I have been lucky enough to stumble across an etsy seller who, from time to time, lists the most amazing patterns for the most reasonable prices. I check her shop daily in hopes that she has listed something new, and that someone else hasn't snapped it up first. I've gotten some amazing patterns from her but this one takes the cake.
Anne Adams 4536 from the 1940s and I'm just swooning. I opened the envelope only to find the pieces in their original factory fold, no less. It doesn't get much better than that.
Except it does. The playsuit looks like the perfect vintage swimsuit pattern I've been dying to make but couldn't find a pattern for in my price range. And I think I've almost decided to make up the overalls and jacket, to be Rosie the Riveter for Halloween.
I love the concept of a 1940's overall pattern. During WWII women took over many men's jobs while the boys were at war. Someone had to work the farms, make bullets, assemble bombs, and build car engines and that fell to women. This created a new bread of women like "Rosie the Riveter." They wore their husbands' or boys' clothes for these jobs, and soon, the pattern companies caught on and released a hand full of patterns to accommodate the new, more gritty roles that women were adopting.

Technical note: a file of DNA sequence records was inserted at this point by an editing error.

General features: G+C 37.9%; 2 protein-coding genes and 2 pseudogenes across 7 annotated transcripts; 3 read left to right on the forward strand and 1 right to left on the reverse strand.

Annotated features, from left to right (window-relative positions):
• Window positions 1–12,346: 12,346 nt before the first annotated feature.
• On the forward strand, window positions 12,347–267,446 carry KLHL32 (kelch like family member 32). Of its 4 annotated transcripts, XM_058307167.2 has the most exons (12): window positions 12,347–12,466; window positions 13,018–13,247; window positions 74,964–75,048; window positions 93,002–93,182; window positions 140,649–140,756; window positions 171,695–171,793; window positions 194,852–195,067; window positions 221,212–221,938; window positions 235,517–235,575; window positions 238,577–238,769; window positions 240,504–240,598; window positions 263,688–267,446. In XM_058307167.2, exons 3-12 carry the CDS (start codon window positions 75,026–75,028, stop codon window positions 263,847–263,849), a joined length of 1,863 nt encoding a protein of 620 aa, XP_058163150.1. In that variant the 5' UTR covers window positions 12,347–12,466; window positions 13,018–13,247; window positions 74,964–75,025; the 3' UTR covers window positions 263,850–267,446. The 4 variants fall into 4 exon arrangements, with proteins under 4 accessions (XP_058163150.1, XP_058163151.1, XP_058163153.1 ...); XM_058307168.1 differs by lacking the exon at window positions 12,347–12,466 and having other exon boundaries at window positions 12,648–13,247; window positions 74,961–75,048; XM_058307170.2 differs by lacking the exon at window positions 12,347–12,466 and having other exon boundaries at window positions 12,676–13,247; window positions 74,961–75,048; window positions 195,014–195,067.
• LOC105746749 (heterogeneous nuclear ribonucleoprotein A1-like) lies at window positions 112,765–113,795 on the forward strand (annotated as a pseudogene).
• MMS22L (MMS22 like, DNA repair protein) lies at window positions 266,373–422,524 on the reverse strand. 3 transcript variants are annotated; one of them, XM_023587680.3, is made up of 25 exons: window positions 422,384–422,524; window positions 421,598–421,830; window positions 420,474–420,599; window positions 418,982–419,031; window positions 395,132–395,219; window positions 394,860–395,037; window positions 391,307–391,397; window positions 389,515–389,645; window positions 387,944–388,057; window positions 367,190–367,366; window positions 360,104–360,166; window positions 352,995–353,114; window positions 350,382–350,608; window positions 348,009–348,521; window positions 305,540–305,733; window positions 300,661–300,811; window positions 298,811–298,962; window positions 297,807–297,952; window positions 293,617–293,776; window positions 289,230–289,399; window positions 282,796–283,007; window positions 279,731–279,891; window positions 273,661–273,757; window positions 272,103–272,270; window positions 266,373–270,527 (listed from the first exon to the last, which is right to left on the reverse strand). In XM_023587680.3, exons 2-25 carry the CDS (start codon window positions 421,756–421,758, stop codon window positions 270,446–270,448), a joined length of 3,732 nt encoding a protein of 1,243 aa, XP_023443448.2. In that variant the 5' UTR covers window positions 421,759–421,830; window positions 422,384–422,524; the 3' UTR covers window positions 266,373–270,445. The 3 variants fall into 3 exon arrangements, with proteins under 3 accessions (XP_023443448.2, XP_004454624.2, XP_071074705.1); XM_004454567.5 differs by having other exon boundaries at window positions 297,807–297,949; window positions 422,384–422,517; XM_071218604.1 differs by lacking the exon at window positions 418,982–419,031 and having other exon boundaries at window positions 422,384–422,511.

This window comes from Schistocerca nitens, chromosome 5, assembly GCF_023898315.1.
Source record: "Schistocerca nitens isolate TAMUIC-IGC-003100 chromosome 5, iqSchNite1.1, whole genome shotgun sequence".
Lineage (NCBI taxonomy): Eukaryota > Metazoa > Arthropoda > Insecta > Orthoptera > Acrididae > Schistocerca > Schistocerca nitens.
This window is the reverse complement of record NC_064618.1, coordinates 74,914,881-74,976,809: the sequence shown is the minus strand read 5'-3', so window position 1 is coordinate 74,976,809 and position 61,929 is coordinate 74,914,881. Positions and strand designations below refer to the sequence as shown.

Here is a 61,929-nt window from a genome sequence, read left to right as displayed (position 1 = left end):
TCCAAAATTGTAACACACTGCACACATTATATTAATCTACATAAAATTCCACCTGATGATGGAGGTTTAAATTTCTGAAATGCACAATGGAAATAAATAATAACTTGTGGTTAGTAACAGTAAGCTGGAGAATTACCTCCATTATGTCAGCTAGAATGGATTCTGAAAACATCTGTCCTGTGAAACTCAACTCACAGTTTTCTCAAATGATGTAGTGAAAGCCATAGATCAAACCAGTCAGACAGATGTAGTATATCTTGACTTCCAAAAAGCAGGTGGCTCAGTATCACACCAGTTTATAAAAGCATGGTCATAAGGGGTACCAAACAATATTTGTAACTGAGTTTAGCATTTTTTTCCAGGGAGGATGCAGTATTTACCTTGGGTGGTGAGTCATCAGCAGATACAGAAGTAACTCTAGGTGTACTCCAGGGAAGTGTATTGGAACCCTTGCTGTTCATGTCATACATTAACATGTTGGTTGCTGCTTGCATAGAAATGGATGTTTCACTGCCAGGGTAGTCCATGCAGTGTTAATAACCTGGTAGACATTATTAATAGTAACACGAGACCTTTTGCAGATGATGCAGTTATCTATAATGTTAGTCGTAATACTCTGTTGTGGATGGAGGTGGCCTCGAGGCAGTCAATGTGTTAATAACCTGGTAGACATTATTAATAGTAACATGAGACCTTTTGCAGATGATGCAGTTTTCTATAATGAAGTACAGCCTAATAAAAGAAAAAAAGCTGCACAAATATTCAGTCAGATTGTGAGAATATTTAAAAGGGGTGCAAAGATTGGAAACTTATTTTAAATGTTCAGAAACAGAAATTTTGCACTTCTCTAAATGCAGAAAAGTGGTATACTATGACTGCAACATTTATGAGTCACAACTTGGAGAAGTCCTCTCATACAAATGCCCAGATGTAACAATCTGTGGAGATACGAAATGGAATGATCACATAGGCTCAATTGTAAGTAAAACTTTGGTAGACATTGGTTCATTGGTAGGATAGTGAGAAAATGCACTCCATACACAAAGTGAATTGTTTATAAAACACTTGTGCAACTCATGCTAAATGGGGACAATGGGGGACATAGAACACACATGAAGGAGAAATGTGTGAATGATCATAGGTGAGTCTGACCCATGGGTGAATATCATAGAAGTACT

I have seen a few overall patterns from this era but this is the first that I've seen with clearly feminine lines. The pattern seems to say, "Look lovely whilst working with pistons, and then pop into the playsuit and forget the cares of war for a few hours."
There's a great article about it at Unsung Sewing Patterns featuring an Advance overalls pattern. If you haven't checked out that blog yet, I highly recommend it. It's a veritable cache of amazing sewing history combined with patterns that make me weak in the knees.